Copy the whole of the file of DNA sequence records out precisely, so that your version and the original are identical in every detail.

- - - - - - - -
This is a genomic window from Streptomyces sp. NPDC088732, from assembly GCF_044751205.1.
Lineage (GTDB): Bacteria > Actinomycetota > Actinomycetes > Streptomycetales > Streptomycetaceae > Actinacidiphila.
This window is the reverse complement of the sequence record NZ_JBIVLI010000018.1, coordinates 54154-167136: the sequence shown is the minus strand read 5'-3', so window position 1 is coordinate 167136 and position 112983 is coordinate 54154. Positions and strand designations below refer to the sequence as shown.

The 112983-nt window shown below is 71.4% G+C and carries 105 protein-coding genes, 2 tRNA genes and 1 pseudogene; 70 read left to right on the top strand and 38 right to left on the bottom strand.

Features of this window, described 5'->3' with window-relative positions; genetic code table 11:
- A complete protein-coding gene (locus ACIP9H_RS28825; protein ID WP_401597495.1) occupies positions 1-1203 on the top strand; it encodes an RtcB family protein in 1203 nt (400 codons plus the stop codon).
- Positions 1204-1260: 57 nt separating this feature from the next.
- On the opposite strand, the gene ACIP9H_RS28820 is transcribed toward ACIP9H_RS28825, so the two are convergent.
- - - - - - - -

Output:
This is a genomic window from Streptomyces sp. NPDC088732, from assembly GCF_044751205.1.
Lineage (GTDB): Bacteria > Actinomycetota > Actinomycetes > Streptomycetales > Streptomycetaceae > Actinacidiphila.
This window is the reverse complement of the sequence record NZ_JBIVLI010000018.1, coordinates 54154-167136: the sequence shown is the minus strand read 5'-3', so window position 1 is coordinate 167136 and position 112983 is coordinate 54154. Positions and strand designations below refer to the sequence as shown.

The 112983-nt window shown below is 71.4% G+C and carries 105 protein-coding genes, 2 tRNA genes and 1 pseudogene; 70 read left to right on the top strand and 38 right to left on the bottom strand.

Features of this window, described 5'->3' with window-relative positions; genetic code table 11:
- A complete protein-coding gene (locus ACIP9H_RS28825; protein ID WP_401597495.1) occupies positions 1-1203 on the top strand; it encodes an RtcB family protein in 1203 nt (400 codons plus the stop codon).
- Positions 1204-1260: 57 nt separating this feature from the next.
- On the opposite strand, the gene ACIP9H_RS28820 is transcribed toward ACIP9H_RS28825, so the two are convergent.